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Trump Negates White House Defense of His ‘Slow Down the Testing’ Comment

President Donald J. Trump delivers remarks in the Rose Garden of the White House Tuesday, June 16, 2020, prior to signing an executive order on safe policing for safe communities. (Official White House Photo by Tia Dufour) Date: 16 June 2020, 12:17 Source: President Trump Signs an Executive Order Author: The White House from Washington, DC

“I don’t kid. Let me just tell you. Let me make it clear,” said President Donald Trump.

The statement came as a response to White House officials who insisted the president was simply joking when he told a rally audience that he wants COVID-19 testing slowed down on Saturday, POLITICO reported.

“When you do testing to that extent, you’re gonna find more people, you’re gonna find more cases. So I said to my people ‘slow the testing down, please,’” Trump said at his Tulsa rally, his first campaign event since the coronavirus lockdown began.

Health experts and Democrats quickly jumped on the comment and Priorities USA, a progressive political action committee, even rolled out an ad using the president’s words against him, CNN reported.

“The most important job of a president is to protect the American people, but not to Donald Trump,” a narrator says in the ad before showing Trump’s quote on pumping the brakes on testing. “That’s right. Instead of working to slow the spread, Donald Trump says he slowed down the testing. Now, over 120,000 dead.”

Guy Cecil, head of Priorities USA, tweeted, “At this point, our ads are writing themselves.” The campaign team for Democratic candidate Joe Biden said it also plans to use Trump’s remark in a future campaign ad.

Trump Officials Brush Off Comments

Administration officials including Vice President Mike Pence and White House Press Secretary Kayleigh McEnany rushed to clarify Trump’s remark, according to Max Cohen reporting for POLITICOl. McEnany said an official order from Trump never came and that the president was only joking, a suggestion Trump categorically denied Tuesday.

“Any suggestion that testing has been curtailed is not rooted in fact,” McEnany said. “It was a comment that he made in jest.” At a press conference Tuesday, McEnany said Trump was “using sarcasm.” 

The media, McEnany added, is quick to point out a rise in cases, but doesn’t acknowledge they are a result of increased testing. Pence echoed McEnany and added that the coronavirus remark was merely “a passing observation.”

Pence’s defense of the president came even as he reported an uptick in cases among America’s youth on Monday, ABC News reported.

“We are seeing more people test positive under the age of 35, particularly in our discussions with the leadership in Florida and in Texas,” Pence said during a conference call with state governors. 

Pence was scheduled to visit Wisconsin on Tuesday ahead of Trump’s visit on Thursday. Biden’s campaign suggested the vice president had been dispatched to perform damage control, Milwaukee Journal Sentinel reported.

“And once again — just days after Trump admitted he ordered COVID-19 testing to be slowed down during the middle of a global pandemic — Mike Pence is back in Wisconsin to clean up Trump’s mess,” The Biden campaign said in a statement. “While Trump’s admission was stunning and outrageous, there are few actions that have done more damage to public health than Trump’s reckless order to slow down testing.”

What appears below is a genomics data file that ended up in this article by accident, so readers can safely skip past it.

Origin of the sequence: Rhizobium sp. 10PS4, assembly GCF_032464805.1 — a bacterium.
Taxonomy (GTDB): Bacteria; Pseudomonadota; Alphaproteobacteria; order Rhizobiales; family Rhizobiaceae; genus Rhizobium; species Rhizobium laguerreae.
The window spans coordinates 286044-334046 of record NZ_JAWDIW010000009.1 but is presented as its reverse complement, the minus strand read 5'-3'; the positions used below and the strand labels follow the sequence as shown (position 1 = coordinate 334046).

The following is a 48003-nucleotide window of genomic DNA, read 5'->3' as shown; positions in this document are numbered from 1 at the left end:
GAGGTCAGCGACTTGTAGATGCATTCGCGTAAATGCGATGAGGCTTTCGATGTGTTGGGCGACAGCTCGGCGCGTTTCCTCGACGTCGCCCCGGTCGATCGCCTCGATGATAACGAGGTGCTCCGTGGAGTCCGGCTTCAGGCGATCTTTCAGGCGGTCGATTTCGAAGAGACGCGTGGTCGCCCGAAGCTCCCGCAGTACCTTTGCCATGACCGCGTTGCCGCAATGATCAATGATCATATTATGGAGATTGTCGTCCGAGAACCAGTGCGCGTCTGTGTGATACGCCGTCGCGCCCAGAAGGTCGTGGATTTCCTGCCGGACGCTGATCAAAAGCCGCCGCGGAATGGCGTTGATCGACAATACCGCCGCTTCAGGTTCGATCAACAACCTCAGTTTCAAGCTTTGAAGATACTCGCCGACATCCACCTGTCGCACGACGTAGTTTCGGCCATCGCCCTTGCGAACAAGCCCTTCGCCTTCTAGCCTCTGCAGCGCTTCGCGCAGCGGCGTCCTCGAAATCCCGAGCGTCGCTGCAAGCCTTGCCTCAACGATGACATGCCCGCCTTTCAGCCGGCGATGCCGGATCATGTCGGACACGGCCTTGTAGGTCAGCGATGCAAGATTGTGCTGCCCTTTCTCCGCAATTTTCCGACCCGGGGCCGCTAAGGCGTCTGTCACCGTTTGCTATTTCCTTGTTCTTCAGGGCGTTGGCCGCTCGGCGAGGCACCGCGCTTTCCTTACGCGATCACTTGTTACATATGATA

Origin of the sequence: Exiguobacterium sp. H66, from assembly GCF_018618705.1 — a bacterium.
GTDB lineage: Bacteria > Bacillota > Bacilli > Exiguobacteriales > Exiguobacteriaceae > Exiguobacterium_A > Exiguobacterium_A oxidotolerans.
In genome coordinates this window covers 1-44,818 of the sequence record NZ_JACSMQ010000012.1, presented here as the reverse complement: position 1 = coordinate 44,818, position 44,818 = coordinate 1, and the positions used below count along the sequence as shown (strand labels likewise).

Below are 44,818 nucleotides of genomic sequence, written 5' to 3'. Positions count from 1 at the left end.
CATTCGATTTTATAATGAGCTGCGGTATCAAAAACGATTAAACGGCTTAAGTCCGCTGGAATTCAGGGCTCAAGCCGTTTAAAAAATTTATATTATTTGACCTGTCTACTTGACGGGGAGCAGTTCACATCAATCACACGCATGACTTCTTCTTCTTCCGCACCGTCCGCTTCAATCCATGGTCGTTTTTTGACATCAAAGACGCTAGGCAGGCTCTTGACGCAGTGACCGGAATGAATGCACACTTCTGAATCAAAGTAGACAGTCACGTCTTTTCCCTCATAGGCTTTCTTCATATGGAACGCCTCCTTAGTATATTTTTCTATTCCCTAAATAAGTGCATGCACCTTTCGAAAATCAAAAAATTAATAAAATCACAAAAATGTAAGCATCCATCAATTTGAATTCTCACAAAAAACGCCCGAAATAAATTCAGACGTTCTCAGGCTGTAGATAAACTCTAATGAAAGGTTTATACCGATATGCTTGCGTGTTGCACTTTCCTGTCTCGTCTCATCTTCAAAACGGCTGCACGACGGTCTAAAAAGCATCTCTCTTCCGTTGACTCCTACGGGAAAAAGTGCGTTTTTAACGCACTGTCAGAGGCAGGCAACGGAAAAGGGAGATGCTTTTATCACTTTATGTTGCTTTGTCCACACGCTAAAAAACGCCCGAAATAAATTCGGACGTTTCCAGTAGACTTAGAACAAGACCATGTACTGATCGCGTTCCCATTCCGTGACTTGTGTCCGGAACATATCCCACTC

White House trade adviser Peter Navarro joined McEnany and Pence in writing off Trump’s comment as a joke, CNN reported.

“Come on now. That was tongue in cheek,” Navarro said on CNN’s “State of the Union” Sunday. He also called it “a light moment for him at a rally.”

Democrats Want Answers

Trump’s comment, whether he was serious as he said he was or joking, prompted top Democratic senators to petition the Department of Health and Human Services for information about testing levels, North Carolina-based Fox 8 reported. In particular, Senate Minority Leader Chuck Schumer, D–N.Y., Sens. Elizabeth Warren and Ed Markey, D–Mass, and Sen. Richard Blumenthal, D–Conn,, asked the agency “to determine whether any programs have been ‘slowed down’ at the request of President Trump.”

Schumer and Sen. Patty Murray, D–N.J., also alleged the department is withholding $14 billion of funding allocated for testing and contact tracing, The Hill reported.

“While it has been months since these funds were first appropriated, the Administration has failed to disburse significant amounts of this funding, leaving communities without the resources they need to address the significant challenges presented by the virus,” they wrote to Alex Azar, HHS secretary.

In an interview with Christian Broadcast Network on Monday, Trump denied that he told the department to conduct fewer tests. However, the president contradicted himself on Tuesday when he said he wasn’t joking about slowing it down.

Ultimately, Trump said testing “makes us in a way look bad, but actually we’re doing the right thing.”

Daniel Davis

Daniel Davis is Managing Editor for The Osage County Herald-Chronicle in Kansas and also covers International news for Inside Over, a Milan-based global affairs publication. He graduated in 2015 with a bachelor’s degree in political science. Outside of writing, he enjoys photography and one day hopes to return to video production. Learn more about him at his website danieldavis.la.

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